Frustration events 75 relating to user activities 95, expectations of user 90 in relation to user activities 95, being defined e.g. by specified criteria such as waiting time, user activity 95's prosecution time, application 82's response times etc.—may be identified by a heuristic mechanism having means of analyzing in real time the discrepancy between the user's requirement of a catalog item's processing and the actual PC resources allotted to this procedure, and recording such events (“Frustration Detector”). Preferably, the Frustration Detector is capable of tracking ongoing PC activity and ongoing user activity (using designated probes, such as a file system driver, user interaction, network activity, etc.) and providing the relevant data for the analysis process. When a significant discrepancy between the user' real-time preferences and the PC processing resources applied to these preferences occurs, a frustration event is detected by Frustration events identifier 120.

Frustration event data may comprise (e.g.—the frustration type (low responsiveness, long loading & processing time, stolen focus, crash, device error, high resources use); as well as processes suspected to be at the cause of the event; resources used at a high level that annoyed the user and triggered the event; processes are being used, and expected to serve the user; Frustration level—How annoying and/or intrusive is the frustration; etc.), and any additional data that may assist in understanding the frustration and its root causes. Optionally, a unique ID is generated, based on the nature of the frustration cause, effect and additional information categorizing the specific frustration. These data may be logged in a local storage.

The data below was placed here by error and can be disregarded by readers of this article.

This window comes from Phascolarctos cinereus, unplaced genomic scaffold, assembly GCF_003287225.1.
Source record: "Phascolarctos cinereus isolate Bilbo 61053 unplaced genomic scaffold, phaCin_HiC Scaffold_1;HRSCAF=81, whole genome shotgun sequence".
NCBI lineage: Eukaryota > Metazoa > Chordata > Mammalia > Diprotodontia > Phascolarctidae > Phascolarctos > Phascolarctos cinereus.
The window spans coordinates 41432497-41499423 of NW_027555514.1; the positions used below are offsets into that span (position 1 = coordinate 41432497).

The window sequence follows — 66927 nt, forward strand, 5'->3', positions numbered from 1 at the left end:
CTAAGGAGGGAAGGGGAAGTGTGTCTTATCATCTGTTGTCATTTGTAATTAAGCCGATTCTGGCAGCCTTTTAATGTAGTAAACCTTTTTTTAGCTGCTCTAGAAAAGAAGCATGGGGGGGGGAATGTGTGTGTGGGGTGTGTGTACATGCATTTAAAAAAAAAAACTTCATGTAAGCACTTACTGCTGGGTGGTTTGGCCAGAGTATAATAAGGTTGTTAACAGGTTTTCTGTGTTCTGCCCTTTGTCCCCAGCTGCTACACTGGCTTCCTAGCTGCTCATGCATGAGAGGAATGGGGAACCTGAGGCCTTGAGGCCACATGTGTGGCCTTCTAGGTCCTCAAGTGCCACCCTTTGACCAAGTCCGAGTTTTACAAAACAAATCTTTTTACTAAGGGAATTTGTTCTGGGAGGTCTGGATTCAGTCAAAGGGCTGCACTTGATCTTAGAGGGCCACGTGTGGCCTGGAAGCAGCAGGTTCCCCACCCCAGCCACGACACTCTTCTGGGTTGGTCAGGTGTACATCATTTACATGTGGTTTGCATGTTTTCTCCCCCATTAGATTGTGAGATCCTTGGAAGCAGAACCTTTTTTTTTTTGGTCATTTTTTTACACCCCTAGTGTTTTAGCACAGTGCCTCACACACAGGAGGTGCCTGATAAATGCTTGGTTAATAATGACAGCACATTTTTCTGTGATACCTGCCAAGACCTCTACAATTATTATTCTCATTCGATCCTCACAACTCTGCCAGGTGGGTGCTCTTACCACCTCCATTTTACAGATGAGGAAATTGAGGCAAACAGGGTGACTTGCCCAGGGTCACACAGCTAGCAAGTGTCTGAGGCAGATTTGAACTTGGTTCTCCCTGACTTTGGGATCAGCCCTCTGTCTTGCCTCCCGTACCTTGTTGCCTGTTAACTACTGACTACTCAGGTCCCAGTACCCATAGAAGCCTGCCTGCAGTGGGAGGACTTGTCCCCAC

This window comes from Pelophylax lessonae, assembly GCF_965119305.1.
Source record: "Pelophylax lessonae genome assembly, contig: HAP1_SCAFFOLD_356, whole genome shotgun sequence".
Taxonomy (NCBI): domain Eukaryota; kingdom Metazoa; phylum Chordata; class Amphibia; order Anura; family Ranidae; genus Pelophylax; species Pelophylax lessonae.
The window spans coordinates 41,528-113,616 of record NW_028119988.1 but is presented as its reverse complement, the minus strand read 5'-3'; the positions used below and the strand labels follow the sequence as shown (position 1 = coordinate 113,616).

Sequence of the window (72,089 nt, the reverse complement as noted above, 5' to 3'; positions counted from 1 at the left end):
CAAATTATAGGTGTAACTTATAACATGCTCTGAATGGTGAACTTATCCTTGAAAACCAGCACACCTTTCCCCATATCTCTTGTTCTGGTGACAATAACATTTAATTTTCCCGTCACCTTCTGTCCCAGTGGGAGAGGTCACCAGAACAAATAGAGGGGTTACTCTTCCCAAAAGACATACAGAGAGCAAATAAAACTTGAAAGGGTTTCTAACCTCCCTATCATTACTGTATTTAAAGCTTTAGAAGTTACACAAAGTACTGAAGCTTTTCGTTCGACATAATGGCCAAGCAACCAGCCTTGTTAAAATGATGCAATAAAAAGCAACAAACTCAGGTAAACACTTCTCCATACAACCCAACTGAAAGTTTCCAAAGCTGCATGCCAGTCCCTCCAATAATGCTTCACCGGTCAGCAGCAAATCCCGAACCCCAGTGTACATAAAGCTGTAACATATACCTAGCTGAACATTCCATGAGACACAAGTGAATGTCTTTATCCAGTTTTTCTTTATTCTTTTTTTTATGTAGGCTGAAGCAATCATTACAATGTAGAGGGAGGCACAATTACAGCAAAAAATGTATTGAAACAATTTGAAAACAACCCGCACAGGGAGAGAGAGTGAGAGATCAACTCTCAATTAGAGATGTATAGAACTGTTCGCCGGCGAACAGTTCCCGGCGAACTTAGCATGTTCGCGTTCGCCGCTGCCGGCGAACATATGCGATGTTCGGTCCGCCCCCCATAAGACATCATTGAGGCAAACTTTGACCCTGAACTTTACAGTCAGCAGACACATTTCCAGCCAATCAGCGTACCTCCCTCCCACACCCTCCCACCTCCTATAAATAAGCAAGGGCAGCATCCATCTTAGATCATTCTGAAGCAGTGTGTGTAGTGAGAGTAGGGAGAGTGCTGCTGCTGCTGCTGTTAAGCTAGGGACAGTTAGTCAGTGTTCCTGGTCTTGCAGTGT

Monitor 79 may provides ongoing monitoring and detection of all frustration causing clashes between processes in the background. Monitor 79 learns the typical usage habits of the user and thereby identifies processes which are not relevant to the user's current need and expected PC performance, but are concurrently running on the PC. Monitor 79 may analyze and aggregate single, unique Frustration Events into general phenomena ranked according to frequency and severity of frustration.

Data processing system 100 further comprises a remedy engine 101 comprising a cause identifier 110 arranged to identify, for each frustration event 75, a cause for the correlated clash 70 of processes 80; a remedy generator 120 arranged to generate, for each cause, a remedy arranged to solve frustration event 75; a communication module 130 arranged to provide the remedies to users 90 in relation to respective user activities 95 in view of their frustration events 75; and an analyzer 135 arranged to monitor an efficacy of the remedies in respect to their corresponding frustration events 75.

Remedy engine 101 may be connected via a communication link 99 to other remedy engines 101A of other users 90. Remedy engines 101 and 101A may share remedies and information relating to frustration events 75 and their remedies such as to improve the remedies.